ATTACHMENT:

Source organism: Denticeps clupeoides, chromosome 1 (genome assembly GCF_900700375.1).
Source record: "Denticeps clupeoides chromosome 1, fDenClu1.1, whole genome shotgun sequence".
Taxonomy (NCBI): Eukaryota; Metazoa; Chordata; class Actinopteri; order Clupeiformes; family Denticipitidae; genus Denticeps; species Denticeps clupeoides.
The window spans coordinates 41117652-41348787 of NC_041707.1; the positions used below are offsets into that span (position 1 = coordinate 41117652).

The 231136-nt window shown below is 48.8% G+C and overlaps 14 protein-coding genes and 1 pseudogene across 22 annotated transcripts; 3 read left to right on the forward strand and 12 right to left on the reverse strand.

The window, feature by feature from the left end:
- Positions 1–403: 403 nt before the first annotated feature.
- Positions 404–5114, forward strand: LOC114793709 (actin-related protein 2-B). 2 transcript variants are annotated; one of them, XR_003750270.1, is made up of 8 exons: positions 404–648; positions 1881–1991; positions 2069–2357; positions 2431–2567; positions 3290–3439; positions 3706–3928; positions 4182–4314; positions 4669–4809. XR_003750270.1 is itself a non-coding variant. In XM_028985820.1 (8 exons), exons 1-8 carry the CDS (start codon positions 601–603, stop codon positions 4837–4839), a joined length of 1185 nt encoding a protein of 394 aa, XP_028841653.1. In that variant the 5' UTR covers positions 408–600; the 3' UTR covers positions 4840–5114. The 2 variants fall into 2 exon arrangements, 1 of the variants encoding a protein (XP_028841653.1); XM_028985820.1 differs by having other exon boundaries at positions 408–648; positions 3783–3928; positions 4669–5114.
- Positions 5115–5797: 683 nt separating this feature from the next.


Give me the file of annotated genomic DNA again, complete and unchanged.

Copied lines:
Source organism: Denticeps clupeoides, chromosome 1 (genome assembly GCF_900700375.1).
Source record: "Denticeps clupeoides chromosome 1, fDenClu1.1, whole genome shotgun sequence".
Taxonomy (NCBI): Eukaryota; Metazoa; Chordata; class Actinopteri; order Clupeiformes; family Denticipitidae; genus Denticeps; species Denticeps clupeoides.
The window spans coordinates 41117652-41348787 of NC_041707.1; the positions used below are offsets into that span (position 1 = coordinate 41117652).

The 231136-nt window shown below is 48.8% G+C and overlaps 14 protein-coding genes and 1 pseudogene across 22 annotated transcripts; 3 read left to right on the forward strand and 12 right to left on the reverse strand.

The window, feature by feature from the left end:
- Positions 1–403: 403 nt before the first annotated feature.
- Positions 404–5114, forward strand: LOC114793709 (actin-related protein 2-B). 2 transcript variants are annotated; one of them, XR_003750270.1, is made up of 8 exons: positions 404–648; positions 1881–1991; positions 2069–2357; positions 2431–2567; positions 3290–3439; positions 3706–3928; positions 4182–4314; positions 4669–4809. XR_003750270.1 is itself a non-coding variant. In XM_028985820.1 (8 exons), exons 1-8 carry the CDS (start codon positions 601–603, stop codon positions 4837–4839), a joined length of 1185 nt encoding a protein of 394 aa, XP_028841653.1. In that variant the 5' UTR covers positions 408–600; the 3' UTR covers positions 4840–5114. The 2 variants fall into 2 exon arrangements, 1 of the variants encoding a protein (XP_028841653.1); XM_028985820.1 differs by having other exon boundaries at positions 408–648; positions 3783–3928; positions 4669–5114.
- Positions 5115–5797: 683 nt separating this feature from the next.